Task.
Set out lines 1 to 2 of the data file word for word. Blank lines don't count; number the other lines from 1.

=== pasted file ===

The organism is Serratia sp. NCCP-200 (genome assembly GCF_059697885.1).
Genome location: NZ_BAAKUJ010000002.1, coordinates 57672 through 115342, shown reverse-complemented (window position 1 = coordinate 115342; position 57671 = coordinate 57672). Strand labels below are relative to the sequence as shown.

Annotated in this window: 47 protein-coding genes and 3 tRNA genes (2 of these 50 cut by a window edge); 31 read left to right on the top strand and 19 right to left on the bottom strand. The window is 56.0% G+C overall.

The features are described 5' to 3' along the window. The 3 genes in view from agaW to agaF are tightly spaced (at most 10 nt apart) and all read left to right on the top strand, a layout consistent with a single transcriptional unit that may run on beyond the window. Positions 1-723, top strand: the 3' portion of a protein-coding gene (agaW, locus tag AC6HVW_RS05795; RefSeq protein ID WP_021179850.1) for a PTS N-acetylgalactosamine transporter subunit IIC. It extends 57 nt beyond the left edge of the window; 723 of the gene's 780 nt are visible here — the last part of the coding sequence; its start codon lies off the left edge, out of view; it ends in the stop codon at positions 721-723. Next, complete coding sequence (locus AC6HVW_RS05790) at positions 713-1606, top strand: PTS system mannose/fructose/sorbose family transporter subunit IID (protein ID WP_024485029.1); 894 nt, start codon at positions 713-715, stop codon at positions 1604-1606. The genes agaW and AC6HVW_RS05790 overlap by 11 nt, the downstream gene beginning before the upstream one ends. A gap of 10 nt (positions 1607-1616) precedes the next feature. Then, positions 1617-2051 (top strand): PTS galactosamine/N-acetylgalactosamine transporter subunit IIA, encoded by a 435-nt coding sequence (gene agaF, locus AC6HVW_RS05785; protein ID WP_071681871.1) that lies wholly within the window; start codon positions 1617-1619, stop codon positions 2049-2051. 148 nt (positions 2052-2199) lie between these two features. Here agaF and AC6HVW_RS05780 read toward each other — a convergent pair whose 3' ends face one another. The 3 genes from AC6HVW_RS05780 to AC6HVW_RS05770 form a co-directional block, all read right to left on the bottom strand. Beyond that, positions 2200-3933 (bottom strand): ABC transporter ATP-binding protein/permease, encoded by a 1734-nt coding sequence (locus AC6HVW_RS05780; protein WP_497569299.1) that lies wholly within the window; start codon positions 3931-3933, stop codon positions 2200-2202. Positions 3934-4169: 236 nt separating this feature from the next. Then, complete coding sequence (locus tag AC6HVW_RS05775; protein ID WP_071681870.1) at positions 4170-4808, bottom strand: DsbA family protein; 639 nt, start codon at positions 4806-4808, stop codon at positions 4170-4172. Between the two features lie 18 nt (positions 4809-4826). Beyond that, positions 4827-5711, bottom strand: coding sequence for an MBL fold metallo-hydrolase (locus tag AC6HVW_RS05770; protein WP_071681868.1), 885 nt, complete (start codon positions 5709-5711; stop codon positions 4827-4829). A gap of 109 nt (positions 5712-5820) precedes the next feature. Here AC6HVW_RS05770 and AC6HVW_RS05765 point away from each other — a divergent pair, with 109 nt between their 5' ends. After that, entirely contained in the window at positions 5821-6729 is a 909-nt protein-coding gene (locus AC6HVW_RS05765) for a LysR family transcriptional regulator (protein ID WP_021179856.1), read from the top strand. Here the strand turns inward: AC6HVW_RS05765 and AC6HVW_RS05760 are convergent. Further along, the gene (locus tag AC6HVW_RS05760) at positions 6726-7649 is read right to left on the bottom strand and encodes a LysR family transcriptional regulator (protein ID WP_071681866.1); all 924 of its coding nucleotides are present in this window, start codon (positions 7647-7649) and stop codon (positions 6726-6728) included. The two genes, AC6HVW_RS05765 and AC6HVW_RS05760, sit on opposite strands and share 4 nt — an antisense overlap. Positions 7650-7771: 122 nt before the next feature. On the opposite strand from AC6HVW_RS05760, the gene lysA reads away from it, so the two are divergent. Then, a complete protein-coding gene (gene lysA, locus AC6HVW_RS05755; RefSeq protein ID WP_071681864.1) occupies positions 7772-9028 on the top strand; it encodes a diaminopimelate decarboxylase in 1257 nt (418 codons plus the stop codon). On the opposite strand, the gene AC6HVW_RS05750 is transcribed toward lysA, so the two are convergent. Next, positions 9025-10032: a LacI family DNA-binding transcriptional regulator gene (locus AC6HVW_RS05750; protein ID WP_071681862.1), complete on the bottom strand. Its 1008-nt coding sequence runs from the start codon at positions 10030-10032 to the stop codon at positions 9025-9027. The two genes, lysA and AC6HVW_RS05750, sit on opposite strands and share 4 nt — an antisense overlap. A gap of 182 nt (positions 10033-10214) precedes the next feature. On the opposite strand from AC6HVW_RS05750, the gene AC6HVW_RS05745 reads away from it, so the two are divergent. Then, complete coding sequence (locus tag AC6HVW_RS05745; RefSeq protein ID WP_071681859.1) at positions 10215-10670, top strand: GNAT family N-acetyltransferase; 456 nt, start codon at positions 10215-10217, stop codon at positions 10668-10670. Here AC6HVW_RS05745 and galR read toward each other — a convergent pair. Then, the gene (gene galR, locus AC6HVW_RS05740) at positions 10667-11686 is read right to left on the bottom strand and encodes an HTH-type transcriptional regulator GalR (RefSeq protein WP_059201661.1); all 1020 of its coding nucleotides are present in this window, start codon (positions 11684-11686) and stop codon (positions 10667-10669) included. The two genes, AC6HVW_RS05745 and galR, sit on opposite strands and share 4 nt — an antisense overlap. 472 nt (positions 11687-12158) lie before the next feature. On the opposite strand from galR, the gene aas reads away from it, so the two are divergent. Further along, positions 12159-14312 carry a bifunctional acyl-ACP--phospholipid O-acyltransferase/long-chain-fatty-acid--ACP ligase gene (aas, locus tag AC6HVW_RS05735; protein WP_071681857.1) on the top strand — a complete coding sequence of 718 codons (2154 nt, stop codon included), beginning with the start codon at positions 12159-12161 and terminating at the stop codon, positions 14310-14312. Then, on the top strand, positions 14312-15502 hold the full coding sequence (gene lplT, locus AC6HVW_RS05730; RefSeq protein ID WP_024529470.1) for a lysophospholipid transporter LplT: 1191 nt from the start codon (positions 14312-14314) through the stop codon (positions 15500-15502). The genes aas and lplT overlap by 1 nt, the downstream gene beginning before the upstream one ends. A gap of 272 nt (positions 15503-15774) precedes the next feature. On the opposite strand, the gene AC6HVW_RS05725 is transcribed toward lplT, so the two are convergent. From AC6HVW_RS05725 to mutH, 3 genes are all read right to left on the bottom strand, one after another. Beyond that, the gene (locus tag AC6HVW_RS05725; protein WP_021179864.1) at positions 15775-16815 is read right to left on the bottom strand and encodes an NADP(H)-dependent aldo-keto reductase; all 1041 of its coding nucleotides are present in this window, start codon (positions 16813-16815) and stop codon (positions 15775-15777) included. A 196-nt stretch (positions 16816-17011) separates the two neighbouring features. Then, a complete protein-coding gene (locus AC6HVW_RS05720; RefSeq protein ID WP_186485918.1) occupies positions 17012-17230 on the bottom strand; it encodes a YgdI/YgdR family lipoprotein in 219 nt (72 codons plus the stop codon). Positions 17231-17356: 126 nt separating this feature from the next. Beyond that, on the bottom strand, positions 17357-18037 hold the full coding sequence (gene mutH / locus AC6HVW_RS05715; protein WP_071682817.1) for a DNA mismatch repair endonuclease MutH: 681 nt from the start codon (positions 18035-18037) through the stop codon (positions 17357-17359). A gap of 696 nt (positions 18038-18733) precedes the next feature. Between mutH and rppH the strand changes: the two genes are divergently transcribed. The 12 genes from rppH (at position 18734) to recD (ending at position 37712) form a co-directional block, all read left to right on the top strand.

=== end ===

The organism is Serratia sp. NCCP-200 (genome assembly GCF_059697885.1).
Genome location: NZ_BAAKUJ010000002.1, coordinates 57672 through 115342, shown reverse-complemented (window position 1 = coordinate 115342; position 57671 = coordinate 57672). Strand labels below are relative to the sequence as shown.